For anyone who has been living under a rock, Rishi Sunak announced a Stamp Duty Holiday that will start with immediate effect.
So, what does this mean for those wanting to sell their property?
Chancellor Rishi Sunak’s landmark announcement of a stamp duty holiday until the end of next March is a huge boost for home buyers that will help get people moving and save movers thousands of pounds.
The tax threshold for home purchases has been temporarily increased from £125,000 to £500,000, in a move that has been widely welcomed by home hunters and the housebuilding industry.
Under the changes, homebuyers will not pay any tax on main homes up to £500,000 until 31 March 2021.
It has been calculated that the average stamp duty saving will be around £4,500, with nine out of ten buyers this year now paying no stamp duty at all on purchases. The change will also include second homes, however, investors will still be subject to the three per cent stamp duty surcharge.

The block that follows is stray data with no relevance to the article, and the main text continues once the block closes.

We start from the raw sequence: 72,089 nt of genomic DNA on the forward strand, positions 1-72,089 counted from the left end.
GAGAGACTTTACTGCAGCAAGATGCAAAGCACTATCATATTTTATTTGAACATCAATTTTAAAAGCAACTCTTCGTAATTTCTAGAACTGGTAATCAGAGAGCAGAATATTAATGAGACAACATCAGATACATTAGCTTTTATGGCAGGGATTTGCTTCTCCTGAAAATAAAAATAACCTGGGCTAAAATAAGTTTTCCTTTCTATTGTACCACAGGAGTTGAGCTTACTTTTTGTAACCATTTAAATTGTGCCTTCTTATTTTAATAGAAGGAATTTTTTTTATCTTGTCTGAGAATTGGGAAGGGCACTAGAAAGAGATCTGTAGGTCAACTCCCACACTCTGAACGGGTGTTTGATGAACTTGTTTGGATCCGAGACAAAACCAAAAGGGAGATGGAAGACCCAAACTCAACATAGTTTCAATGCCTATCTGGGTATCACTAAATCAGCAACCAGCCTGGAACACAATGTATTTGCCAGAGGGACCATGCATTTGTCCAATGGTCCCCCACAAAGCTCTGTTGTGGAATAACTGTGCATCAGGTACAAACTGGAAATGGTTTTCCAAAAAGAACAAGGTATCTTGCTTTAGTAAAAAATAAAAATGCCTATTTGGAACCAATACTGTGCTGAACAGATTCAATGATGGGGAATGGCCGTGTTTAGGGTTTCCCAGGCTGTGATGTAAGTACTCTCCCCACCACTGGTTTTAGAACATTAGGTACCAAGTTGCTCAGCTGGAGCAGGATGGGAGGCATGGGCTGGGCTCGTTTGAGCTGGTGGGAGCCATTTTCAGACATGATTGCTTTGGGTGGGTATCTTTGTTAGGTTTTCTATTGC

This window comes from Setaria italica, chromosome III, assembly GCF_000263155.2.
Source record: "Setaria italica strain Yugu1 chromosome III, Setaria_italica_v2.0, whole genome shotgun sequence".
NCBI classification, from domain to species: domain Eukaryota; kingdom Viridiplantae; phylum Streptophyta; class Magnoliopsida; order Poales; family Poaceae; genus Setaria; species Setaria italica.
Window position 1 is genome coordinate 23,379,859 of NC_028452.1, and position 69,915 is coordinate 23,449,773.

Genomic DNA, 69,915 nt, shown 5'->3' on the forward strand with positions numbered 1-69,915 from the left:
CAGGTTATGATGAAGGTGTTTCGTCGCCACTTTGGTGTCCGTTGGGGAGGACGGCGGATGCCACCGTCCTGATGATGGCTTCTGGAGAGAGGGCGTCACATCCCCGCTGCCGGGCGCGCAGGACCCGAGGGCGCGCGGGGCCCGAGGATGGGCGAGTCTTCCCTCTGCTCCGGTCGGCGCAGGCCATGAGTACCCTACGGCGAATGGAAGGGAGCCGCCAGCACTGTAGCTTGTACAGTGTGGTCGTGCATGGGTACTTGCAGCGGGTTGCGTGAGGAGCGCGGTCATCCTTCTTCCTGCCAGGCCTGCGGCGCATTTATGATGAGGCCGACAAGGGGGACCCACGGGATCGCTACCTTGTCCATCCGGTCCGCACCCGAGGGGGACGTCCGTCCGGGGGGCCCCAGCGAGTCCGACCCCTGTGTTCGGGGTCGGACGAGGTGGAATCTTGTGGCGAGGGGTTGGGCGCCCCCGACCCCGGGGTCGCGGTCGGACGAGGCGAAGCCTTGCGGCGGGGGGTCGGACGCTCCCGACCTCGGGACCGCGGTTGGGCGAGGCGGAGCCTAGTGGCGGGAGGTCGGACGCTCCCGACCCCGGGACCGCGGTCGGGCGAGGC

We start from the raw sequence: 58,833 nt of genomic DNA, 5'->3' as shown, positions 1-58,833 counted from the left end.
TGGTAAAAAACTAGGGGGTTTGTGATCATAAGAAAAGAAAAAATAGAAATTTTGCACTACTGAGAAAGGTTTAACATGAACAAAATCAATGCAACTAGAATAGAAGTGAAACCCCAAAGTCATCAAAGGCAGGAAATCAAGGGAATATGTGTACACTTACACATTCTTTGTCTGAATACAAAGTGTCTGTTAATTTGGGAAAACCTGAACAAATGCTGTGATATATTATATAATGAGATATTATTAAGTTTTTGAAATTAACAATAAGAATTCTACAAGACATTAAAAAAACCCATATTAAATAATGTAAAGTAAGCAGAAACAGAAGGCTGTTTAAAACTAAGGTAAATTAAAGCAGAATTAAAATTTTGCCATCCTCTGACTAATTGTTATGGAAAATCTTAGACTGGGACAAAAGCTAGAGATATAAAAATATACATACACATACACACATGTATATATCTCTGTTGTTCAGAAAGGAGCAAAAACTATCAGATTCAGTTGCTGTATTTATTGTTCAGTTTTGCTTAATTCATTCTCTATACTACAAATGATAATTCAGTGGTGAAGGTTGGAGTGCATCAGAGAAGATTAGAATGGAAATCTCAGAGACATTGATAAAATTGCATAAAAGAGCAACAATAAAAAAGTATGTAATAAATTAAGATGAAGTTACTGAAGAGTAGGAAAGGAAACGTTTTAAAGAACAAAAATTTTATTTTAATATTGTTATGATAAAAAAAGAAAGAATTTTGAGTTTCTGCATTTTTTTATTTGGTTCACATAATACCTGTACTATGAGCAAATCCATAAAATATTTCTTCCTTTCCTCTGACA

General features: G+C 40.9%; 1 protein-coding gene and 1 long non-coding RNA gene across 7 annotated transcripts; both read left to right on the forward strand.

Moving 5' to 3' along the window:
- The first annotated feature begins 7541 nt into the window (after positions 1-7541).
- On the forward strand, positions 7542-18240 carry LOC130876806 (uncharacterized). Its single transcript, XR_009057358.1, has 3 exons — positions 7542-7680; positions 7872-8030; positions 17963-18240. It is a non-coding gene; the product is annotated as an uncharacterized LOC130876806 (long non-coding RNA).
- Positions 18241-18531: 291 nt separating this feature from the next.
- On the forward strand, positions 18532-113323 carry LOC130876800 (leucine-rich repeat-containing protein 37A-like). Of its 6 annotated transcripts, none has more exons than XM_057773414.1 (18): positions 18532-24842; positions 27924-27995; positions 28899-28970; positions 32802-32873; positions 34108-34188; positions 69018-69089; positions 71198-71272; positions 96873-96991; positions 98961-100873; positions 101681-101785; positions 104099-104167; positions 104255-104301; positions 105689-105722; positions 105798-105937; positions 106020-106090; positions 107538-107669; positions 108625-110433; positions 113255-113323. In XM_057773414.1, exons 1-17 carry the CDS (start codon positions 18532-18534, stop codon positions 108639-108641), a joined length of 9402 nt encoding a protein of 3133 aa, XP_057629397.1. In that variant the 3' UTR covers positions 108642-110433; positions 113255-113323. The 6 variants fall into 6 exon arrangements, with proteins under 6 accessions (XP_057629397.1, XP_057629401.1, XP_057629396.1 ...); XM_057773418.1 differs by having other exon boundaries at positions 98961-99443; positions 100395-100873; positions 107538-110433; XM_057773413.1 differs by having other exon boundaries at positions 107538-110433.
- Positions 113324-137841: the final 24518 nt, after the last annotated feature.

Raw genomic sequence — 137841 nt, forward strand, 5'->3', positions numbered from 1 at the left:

What is Stamp Duty?
Most run-of-the-mill residential property purchases over a certain amount (£125,000 in England and Northern Ireland) now require tax to be paid. This tax is known as Stamp Duty, or – to go by its full name – Stamp Duty Land Tax.
The amount you would usually need to pay depends on a few things, such as:
- Where you live. Stamp Duty rates, bandings and discounts vary between England & Northern Ireland, Scotland and Wales.
- The value of your new property. There are varying rates of stamp duty, depending on how much your property is being purchased for. The more expensive it is, the higher the tax bracket.
- Whether you’re a first-time buyer. First-time buyers get a discount on their Stamp Duty. How much of a discount depends on where you live.
- Whether you own other properties. If you own other properties, expect to pay higher stamp duty rates.
My advice to potential buyers and sellers is to act fast.